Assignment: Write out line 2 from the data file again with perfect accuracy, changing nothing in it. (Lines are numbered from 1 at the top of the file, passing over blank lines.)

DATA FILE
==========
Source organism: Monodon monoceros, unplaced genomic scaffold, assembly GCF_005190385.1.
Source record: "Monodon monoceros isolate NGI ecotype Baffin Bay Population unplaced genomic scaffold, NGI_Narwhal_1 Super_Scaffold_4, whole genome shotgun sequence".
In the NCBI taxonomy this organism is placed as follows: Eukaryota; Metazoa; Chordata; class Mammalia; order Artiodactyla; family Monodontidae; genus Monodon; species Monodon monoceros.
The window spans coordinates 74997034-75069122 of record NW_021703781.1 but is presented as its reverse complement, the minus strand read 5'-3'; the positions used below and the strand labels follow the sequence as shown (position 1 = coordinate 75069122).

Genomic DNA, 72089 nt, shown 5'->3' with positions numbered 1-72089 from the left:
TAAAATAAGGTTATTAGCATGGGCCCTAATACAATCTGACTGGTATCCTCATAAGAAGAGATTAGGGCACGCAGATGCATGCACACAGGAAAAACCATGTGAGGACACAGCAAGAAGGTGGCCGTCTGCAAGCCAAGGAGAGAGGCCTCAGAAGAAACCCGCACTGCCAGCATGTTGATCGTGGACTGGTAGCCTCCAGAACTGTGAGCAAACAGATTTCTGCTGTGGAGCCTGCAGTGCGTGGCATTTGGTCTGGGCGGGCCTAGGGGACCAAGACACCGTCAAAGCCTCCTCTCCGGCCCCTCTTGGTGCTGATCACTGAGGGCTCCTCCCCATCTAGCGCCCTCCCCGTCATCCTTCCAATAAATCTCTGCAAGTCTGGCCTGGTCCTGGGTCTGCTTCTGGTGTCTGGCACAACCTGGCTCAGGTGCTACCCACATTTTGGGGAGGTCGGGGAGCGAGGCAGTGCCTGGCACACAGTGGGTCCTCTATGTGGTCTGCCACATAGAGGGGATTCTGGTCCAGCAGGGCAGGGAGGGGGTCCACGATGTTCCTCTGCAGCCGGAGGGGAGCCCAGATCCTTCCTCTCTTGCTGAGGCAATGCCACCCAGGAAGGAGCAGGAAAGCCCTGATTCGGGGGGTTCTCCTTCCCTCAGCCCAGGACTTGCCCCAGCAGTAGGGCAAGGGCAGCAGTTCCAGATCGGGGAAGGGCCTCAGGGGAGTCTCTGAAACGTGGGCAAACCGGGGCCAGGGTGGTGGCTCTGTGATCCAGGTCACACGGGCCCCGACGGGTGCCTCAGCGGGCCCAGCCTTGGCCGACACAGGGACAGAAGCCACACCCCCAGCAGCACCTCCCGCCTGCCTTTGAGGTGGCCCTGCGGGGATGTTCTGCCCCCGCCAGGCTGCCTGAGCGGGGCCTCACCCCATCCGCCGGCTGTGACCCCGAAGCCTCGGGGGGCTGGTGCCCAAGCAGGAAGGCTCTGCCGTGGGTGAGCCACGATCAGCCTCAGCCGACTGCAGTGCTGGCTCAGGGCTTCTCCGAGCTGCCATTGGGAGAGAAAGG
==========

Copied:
Source record: "Monodon monoceros isolate NGI ecotype Baffin Bay Population unplaced genomic scaffold, NGI_Narwhal_1 Super_Scaffold_4, whole genome shotgun sequence".